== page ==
Title of talk: Journalism in the Nineteenth-Century American South
“Journalism in the Nineteenth-Century American South”
February 11, 2016 | 4-5:30pm
North Quad Communication Studies Conference Room 5450
Often viewed by scholars of American journalism history as a closed society, the South in the nineteenth century proved surprisingly adept at creating a lively and vigorous journalism culture, even as it remained highly intolerant of abolitionism. Highlighting the extent to which southerners read and discussed newspapers and magazines from around the world, this talk examines the evolution of journalism in the 1800s with a particular focus on black and white women who carved out careers as editors.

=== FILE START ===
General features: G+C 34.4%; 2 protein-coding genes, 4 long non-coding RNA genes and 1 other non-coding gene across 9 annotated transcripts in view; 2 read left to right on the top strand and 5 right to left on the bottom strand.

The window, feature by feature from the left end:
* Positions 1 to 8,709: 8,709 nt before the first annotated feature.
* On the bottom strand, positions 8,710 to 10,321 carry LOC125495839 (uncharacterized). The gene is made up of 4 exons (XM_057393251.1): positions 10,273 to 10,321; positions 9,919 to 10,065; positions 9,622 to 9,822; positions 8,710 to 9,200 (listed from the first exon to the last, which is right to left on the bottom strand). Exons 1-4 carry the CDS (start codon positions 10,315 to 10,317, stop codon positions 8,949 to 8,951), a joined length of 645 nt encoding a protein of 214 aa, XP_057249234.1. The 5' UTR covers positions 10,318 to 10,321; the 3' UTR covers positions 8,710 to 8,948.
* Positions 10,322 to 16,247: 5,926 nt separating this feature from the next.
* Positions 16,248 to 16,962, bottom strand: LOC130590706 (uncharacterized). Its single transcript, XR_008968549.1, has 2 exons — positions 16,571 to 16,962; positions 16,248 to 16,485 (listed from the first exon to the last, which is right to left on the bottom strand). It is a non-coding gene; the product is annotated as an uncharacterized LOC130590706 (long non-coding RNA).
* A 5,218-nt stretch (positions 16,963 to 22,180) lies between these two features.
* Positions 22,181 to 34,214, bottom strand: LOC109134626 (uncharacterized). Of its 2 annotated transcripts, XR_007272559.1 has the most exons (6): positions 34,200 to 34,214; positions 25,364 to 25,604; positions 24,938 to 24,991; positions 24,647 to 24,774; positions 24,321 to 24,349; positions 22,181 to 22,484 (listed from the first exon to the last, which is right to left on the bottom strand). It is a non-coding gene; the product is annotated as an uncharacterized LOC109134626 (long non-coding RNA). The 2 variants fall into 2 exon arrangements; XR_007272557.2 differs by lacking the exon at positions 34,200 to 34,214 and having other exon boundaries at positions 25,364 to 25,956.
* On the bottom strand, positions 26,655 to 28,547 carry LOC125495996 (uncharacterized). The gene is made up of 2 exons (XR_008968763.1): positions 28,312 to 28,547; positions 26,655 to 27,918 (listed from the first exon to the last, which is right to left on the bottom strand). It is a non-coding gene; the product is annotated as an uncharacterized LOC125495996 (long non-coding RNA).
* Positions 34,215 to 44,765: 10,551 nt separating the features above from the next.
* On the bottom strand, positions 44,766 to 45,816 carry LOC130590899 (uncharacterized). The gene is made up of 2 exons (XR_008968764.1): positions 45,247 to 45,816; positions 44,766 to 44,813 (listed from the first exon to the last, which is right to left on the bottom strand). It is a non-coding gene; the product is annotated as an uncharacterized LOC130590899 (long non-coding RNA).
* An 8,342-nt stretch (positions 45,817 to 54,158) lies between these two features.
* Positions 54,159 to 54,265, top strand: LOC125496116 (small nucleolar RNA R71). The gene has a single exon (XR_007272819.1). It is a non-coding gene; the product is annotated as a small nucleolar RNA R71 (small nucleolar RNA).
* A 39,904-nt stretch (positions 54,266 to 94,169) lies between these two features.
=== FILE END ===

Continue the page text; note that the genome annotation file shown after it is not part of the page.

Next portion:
About the Speaker
Jonathan Daniel Wells, Ph.D., is Professor of History in the Departments of Afroamerican and African Studies and History, and Director of the Residential College, at the University of Michigan. He is the author or editor of nine books, including The Origins of the Southern Middle Class: 1820-1861 (University of North Carolina Press, 2004); Women Writers and Journalists in the Nineteenth-Century South (Cambridge University Press, 2011); The Southern Middle Class in the Long Nineteenth Century (LSU Press, 2011); and A House Divided: The Civil War and Nineteenth-Century America (Routledge, 2011) in addition to articles in academic journals and chapters in books. He is currently working on two book projects related to the Fugitive Slave Crisis in the antebellum North. In 2016, he will publish The Routledge History of Nineteenth-Century America.